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Scams and Fraud

There are a variety of scams and frauds happening in Canada - with new ones invented daily. Learn how you can protect yourself from scammers and be scam smart.


You can call CRA, your local bank, Amazon, Canada Post, Immigration, Insurance,  whatever it may be, directly and ask them! Always confirm. Never give out any personal and financial information over the phone, through email, letter, text, social media, or in person. 

Types of scams and fraud

Phone call scams

People trying to steal your personal information will pretend to be Government of Canada employees or from other recognized agencies, organizations, or businesses. If someone calls you saying they are from the Government of Canada, there are ways you can verify it’s official government communication.

For example, if the caller is claiming to be from CRA, you can ask for the caller's name, work section, and office location and tell them that you want to first verify their identity.

Prepaid cards, bitcoin, e-transfers payments

The Government of Canada will not demand immediate payment by Interac e-transfer, bitcoin, prepaid credit cards or gift cards.

In some cases, the Government of Canada will send you an email. For example, The Canada Revenue Agency may notify you by email when a new message or a document, such as a notice of assessment or reassessment, is available for you to view in secure CRA portals.

Email and text scams

Scammers will try to imitate the government or another agency and send fake emails requesting personal or financial information. These are called phishing emails. Make sure you delete phishing emails and do not click on any links; they can carry harmful viruses that can infect your computer.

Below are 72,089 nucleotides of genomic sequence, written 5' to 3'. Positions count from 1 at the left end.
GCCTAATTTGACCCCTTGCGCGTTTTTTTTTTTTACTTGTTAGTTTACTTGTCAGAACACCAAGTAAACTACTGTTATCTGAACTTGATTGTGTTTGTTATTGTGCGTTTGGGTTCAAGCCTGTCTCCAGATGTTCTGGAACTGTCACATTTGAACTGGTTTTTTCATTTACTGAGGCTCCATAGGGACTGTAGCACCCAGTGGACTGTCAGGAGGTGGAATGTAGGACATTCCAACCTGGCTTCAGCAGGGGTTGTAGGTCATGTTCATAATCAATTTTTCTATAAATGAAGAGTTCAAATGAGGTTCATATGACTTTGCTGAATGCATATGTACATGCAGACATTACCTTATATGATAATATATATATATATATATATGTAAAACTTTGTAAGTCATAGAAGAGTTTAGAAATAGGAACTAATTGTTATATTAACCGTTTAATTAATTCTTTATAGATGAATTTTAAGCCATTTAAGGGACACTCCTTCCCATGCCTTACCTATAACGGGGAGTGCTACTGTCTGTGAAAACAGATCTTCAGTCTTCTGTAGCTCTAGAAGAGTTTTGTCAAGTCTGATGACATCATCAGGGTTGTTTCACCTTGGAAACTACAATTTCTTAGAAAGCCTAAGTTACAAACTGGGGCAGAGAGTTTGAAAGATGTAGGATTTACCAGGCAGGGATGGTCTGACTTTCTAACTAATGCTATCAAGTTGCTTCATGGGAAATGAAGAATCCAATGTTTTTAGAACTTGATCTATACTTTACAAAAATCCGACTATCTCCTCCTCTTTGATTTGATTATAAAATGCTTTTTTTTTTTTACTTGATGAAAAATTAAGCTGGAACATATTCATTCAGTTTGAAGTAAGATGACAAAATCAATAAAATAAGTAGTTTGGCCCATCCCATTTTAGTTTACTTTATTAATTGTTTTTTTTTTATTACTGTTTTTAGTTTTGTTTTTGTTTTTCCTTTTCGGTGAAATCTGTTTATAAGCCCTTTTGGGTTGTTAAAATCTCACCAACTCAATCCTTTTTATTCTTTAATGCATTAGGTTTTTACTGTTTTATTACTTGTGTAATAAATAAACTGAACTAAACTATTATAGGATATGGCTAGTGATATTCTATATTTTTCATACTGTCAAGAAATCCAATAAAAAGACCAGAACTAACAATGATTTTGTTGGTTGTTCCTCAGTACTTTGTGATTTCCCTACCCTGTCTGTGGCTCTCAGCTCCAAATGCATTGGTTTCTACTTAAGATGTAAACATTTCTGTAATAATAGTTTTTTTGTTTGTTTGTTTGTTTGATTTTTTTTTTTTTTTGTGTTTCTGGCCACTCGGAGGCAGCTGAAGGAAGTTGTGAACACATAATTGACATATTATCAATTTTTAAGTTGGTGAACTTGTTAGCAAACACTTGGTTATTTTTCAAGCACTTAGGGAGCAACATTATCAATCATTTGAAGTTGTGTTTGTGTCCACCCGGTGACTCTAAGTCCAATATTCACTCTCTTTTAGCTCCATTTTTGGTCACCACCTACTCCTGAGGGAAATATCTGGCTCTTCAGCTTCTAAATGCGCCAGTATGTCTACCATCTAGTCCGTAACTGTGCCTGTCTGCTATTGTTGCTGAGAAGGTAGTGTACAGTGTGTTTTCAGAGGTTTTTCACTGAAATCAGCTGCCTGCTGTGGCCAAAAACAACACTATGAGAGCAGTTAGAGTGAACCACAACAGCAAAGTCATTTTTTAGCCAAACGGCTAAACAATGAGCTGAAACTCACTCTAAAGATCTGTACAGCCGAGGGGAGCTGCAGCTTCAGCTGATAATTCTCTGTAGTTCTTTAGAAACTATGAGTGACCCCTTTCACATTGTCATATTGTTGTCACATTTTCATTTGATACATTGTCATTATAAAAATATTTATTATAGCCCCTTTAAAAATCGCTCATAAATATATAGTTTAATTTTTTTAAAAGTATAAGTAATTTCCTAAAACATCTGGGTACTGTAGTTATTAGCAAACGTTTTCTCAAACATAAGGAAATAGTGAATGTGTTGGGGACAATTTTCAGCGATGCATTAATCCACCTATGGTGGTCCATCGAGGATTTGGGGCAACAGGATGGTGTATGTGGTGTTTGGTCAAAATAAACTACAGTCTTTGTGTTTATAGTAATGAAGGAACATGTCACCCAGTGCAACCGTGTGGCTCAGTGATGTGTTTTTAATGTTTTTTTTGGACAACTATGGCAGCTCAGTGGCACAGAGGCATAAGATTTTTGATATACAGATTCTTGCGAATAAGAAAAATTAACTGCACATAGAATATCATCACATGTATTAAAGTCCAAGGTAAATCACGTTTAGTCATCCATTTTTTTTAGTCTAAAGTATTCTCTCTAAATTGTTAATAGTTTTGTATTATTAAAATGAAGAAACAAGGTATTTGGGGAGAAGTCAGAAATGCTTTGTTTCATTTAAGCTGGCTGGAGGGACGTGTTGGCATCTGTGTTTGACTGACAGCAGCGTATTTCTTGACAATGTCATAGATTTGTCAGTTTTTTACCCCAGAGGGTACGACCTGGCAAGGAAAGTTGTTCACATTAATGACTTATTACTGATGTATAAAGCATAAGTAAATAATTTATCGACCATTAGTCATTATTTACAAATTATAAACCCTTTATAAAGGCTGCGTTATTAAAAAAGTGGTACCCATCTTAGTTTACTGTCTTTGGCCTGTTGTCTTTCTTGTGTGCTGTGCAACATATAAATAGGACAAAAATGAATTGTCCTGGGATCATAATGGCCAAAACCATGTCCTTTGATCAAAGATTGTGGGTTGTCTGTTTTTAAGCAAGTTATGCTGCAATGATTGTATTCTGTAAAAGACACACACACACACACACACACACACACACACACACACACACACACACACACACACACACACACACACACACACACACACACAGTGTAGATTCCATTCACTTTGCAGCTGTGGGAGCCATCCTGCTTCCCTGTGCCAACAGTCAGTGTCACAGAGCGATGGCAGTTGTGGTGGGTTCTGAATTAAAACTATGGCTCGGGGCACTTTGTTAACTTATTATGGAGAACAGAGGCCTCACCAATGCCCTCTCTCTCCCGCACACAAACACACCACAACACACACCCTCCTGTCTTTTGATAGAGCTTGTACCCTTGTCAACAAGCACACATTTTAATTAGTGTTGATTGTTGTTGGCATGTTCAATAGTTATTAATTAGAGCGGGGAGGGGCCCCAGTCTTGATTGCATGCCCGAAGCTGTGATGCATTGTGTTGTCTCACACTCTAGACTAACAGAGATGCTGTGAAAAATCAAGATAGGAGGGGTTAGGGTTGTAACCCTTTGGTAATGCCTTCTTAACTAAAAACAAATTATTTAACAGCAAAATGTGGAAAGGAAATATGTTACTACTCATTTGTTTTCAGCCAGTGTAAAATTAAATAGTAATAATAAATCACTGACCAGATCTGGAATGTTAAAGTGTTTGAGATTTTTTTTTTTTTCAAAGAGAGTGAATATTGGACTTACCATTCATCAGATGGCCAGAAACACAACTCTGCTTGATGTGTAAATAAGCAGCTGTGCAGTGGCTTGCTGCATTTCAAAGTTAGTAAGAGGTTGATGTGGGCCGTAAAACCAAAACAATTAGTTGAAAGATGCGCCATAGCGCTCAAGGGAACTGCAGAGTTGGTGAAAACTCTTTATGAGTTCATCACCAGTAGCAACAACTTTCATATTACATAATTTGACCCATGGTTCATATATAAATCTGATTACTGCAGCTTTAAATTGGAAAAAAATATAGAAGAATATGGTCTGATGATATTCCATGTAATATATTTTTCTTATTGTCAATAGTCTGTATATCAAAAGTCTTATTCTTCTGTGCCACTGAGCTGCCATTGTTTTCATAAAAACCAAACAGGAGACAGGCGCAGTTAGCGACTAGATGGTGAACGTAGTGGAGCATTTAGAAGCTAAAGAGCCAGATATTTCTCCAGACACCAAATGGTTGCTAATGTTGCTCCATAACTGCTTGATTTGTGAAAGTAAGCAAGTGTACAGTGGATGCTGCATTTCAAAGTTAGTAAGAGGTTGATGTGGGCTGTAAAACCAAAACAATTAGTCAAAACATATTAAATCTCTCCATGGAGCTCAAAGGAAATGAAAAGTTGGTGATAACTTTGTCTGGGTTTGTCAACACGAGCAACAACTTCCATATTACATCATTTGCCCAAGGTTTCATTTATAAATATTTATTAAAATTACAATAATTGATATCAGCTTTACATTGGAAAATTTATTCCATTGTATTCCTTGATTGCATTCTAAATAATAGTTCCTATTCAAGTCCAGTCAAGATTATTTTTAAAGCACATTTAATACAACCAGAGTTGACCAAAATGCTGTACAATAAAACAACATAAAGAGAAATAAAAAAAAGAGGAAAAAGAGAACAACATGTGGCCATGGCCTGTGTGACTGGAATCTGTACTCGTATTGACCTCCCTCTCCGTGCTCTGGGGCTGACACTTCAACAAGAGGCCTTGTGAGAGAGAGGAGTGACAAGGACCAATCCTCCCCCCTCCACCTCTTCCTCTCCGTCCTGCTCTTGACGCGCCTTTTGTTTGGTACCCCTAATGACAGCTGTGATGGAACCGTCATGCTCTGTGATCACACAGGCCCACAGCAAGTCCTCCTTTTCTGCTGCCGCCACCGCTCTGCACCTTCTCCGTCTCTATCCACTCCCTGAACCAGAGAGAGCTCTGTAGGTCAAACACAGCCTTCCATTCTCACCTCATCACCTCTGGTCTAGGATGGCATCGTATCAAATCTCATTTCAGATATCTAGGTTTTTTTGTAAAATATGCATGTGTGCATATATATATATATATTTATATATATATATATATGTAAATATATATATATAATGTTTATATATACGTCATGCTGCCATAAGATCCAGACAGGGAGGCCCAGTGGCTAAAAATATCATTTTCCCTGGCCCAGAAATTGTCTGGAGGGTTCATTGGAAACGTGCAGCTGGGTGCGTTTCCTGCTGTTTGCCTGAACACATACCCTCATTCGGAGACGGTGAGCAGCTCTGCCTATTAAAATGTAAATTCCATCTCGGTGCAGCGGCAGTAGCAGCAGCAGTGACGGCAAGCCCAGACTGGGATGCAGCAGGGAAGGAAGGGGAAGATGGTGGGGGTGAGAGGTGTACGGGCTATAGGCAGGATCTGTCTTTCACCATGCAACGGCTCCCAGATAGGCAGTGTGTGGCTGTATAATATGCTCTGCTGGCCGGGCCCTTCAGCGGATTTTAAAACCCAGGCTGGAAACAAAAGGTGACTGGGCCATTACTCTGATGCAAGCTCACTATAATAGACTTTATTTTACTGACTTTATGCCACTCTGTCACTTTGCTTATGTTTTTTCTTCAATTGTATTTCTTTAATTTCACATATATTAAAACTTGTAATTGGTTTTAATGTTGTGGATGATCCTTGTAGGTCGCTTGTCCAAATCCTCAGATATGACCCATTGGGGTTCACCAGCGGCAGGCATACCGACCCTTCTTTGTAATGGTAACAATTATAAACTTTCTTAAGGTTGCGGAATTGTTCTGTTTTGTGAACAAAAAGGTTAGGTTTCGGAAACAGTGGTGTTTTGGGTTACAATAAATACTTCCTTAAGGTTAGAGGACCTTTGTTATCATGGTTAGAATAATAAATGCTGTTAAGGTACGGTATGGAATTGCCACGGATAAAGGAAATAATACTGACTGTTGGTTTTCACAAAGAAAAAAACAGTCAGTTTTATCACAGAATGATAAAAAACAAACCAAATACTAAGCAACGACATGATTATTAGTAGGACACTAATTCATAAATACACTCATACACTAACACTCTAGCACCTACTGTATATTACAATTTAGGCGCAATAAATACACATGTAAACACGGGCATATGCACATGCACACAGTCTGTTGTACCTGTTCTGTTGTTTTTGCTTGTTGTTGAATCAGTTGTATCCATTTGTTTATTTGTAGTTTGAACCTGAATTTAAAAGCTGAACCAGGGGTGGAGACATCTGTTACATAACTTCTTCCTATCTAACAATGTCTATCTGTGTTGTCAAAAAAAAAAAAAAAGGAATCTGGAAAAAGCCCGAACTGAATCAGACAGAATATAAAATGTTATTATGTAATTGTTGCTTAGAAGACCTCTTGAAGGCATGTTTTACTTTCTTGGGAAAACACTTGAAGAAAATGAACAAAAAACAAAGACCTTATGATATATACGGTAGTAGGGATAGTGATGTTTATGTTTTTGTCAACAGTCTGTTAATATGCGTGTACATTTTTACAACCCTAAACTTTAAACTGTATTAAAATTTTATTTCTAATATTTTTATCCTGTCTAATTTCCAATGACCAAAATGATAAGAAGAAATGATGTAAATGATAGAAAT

Don't be afraid to say no

Don't be intimidated by high-pressure sales tactics. If a telemarketer tries to get you to buy something or to send them money right away:

  • Request the information in writing
  • Hang up

Watch out for urgent pleas that play on your emotions.

Do your research

Always verify that the organization you're dealing with is legitimate before you take any other action:

  • Verify Canadian charities with the Canada Revenue Agency
  • Verify collection agencies with the appropriate provincial agency
  • Look online for contact information for the company that supposedly called you, and call them to confirm
  • Verify any calls with your credit card company by calling the phone number on the back of your credit card

If you've received a call or other contact from a family member in trouble, talk to other family members to confirm the situation.

Watch out for fake or deceptive ads, or spoofed emails. Always verify the company and its services are real before you contact them.

Don't give out personal information

Beware of unsolicited calls where the caller asks you for personal information, such as:

  • Your name
  • Your address
  • Your birthdate
  • Your Social Insurance Number (SIN)
  • Your credit card or banking information

If you didn't initiate the call, you don't know who you're talking to.

Beware of upfront fees

Many scams request you to pay fees in advance of receiving goods, services, or a prize. It's illegal for a company to ask you to pay a fee upfront before they'll give you a loan.

There are no prize fees or taxes in Canada. If you won it, it's free.

Protect your computer

Watch out for urgent-looking messages that pop up while you're browsing online. Don't click on them or call the number they provide.

No legitimate company will call and claim your computer is infected with a virus.

Some websites, such as music, game, movie, and adult sites, may try to install viruses or malware without your knowledge. Watch out for emails with spelling and formatting errors, and be wary of clicking on any attachments or links. They may contain viruses or spyware.

Make sure you have anti-virus software installed and keep your operating system up to date.

Never give anyone remote access to your computer. If you are having problems with your system, bring it to a local technician.

Be careful who you share images with

Carefully consider who you're sharing explicit videos and photographs with. Don't perform any explicit acts online. Some scammers will pretend to have a relationship with you and when you send explicit images to them they will then demand money and threaten they will send the images out to your friends and family. Hackers can get remote access and record you.